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Uesugi Laboratory

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During the era of Professor Kanae Maeda (1927 – 1941)

The parent organization of the Institute for Chemical Research (ICR) was the Special Chemistry Laboratory of the School of Science. It was established in 1915 to research manufacturing methods of pharmaceuticals, whose import had been forced to cease due to World War I. In 1927, the institute expanded its research to “academic theories and applications of particular matters related to chemistry,” and the institute became the first adjunct research institute of Kyoto University. The institute started with eight laboratories back then, one of which was the Kanae Maeda Laboratory (medical chemistry). Since the ICR did not have its own building, the eight laboratories were housed separately in the faculties of science, engineering, medicine and agriculture. Principal investigators of the laboratories concurrently served as faculty professors (some were assistant professors). Professor Maeda was teaching the medical chemistry course of the Faculty of Medicine, and also became the ICR Professor. In 1935, he also became president of the Osaka Women’s Medical College. For two years from 1936, he served as the dean of the Faculty of Medicine of the Kyoto Imperial University, but resigned as professor of the Faculty of Medicine in 1941 when he was appointed as principal of the third high school under the old education system in Japan.

His laboratory mainly focused on the following themes: “research on particularity of enzymes” and “chemical research on endocrine secretion.” Their main focus was later shifted to “Chemical research on cells and filamentous bacterium.”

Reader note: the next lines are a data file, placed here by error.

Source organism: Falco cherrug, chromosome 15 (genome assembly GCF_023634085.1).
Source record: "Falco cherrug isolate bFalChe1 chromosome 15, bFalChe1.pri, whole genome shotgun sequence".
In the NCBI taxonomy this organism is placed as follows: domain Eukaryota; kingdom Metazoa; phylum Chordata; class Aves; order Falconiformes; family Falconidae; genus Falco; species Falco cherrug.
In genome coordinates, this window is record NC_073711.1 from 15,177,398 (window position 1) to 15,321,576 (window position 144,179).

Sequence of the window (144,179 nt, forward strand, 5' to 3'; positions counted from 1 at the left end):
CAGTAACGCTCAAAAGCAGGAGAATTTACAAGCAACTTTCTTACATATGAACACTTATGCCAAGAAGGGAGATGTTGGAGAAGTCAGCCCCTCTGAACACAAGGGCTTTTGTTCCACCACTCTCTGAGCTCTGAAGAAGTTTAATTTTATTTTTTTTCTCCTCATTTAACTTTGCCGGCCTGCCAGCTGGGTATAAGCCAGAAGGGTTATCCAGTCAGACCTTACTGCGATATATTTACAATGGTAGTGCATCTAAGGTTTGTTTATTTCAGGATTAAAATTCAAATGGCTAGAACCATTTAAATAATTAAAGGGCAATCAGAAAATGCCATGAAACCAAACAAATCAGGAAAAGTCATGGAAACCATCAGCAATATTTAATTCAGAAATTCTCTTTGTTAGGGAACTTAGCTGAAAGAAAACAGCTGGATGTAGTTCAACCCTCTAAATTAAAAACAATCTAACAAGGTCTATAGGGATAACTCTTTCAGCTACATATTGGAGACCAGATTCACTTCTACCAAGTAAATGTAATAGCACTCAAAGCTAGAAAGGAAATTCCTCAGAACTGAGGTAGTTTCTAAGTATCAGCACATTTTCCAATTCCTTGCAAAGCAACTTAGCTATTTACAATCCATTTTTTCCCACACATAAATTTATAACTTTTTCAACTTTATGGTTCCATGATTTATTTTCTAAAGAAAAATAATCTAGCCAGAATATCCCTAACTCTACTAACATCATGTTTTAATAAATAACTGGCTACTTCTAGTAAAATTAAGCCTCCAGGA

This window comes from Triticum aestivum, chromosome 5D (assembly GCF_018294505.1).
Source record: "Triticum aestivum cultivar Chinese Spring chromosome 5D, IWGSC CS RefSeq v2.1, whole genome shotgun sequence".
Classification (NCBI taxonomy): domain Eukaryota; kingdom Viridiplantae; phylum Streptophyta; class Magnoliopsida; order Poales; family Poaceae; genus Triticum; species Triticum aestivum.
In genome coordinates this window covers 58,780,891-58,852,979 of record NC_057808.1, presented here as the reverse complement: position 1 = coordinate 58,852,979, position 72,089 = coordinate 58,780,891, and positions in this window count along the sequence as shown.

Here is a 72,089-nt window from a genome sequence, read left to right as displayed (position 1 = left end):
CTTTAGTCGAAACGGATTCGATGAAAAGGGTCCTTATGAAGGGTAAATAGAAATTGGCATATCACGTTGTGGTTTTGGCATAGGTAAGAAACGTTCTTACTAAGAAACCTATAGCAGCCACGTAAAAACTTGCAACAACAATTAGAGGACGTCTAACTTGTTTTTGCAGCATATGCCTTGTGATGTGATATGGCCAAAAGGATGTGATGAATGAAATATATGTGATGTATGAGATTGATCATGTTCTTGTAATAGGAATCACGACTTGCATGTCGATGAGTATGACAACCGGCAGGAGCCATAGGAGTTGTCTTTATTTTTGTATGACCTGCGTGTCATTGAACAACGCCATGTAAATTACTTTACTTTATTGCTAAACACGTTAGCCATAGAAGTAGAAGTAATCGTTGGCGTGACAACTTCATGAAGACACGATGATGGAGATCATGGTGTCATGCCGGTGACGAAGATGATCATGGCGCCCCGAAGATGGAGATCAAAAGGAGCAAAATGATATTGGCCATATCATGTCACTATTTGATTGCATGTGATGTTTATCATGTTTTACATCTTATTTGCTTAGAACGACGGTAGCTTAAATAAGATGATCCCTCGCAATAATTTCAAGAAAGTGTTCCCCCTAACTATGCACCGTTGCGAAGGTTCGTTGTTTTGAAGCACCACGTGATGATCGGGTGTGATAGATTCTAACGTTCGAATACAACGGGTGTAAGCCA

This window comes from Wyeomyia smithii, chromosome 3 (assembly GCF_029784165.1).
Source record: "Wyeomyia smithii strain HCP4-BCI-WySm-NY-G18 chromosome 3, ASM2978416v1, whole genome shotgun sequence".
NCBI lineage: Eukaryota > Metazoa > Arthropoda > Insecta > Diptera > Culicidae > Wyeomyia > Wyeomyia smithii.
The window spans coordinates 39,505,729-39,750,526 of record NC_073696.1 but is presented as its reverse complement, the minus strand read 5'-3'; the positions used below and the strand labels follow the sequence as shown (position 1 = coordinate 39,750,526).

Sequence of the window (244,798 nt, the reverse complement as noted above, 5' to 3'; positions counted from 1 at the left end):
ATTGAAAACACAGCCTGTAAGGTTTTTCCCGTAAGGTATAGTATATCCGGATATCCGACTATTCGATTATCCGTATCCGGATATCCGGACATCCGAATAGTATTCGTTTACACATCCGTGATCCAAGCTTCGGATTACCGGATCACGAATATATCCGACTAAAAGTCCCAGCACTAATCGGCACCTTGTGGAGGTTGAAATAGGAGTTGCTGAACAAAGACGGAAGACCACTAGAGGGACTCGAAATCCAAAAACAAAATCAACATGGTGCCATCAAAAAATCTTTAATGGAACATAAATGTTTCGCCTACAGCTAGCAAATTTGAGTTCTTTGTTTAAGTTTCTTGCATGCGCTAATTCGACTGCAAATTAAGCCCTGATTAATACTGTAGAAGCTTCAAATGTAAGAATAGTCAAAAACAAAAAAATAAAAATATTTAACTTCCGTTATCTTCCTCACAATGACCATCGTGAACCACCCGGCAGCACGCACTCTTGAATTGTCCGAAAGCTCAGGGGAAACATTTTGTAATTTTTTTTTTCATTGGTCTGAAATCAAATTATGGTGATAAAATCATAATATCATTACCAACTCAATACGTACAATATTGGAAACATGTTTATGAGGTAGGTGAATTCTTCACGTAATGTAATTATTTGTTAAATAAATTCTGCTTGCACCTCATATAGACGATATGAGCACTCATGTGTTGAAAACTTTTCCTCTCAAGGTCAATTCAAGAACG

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Professor
Kanae Maeda
Uchino leaving to study in
Germany on March 31, 1929.
Photo taken at send-off for
Assistant Professor Senji.
At center is Senji Uchino; to his right
is Professor Kanae Maeda.

During the era of Professor Senji Uchino (1932 to 1957)

In 1929, the main building of the Institute for Chemical Research was completed in Kosobe, Iwate-mura aza, Mishima-gun, Osaka (current Takatsuki-shi, within the premises of Osaka Medical College). From this point on, full-time professors were assigned to the ICR. The first such professor was Professor Senji Uchino. He was an assistant professor of the Faculty of Medicine at the time, and just finished studying in Germany, France, and the United States. He was appointed in June 1932. The Uchino Laboratory within the ICR continued even while the Professor assumed a professor position at Tohoku Imperial University (1938 to 1941), and after returning to Kyoto Imperial University (medical chemistry) as a professor in December 1941. During this time, Professor Uchino served as director for the Kyoto University ICR from September 1948 to December 1953, and as dean of the Kyoto University Faculty of Medicine for two terms, or four years, from December 1952. In 1955 and 1956, the professor also served as the Kyoto University Deputy President in Administration while President Yukitoki Takigawa was abroad on business. From April 1951, he was also a professor at the Kyoto University Tuberculosis Research Institute. He retired in March 1957.

The main theme of the Uchino Laboratory had been, since its beginning, "biochemical (later, physiopathology) research on internal organs (tissues)," with researches on tumor tissues, phospholipids and proteolysis (enzymes and products) later being added.


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Professor
Senji Uchino
Uchino Laboratory Introduction text, published in 1952 Kyoto University. Institute for Chemical
Research Report (25th anniversary commemorative issue) (Title indicates ongoing research on natto yeast).


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Main gate and main building of
the Institute for Chemical Research when it
was located in Takatsuki.
Professor Senji Uchino and members of the Institute for Chemical Research standing with Doctor Hideki Yukawa. (Since it is inscribed "Welcoming Doctor Yukawa from Stockholm," the photo was probably taken in 1949).

During the era of Professor Osamu Hayaishi (1959 to 1981)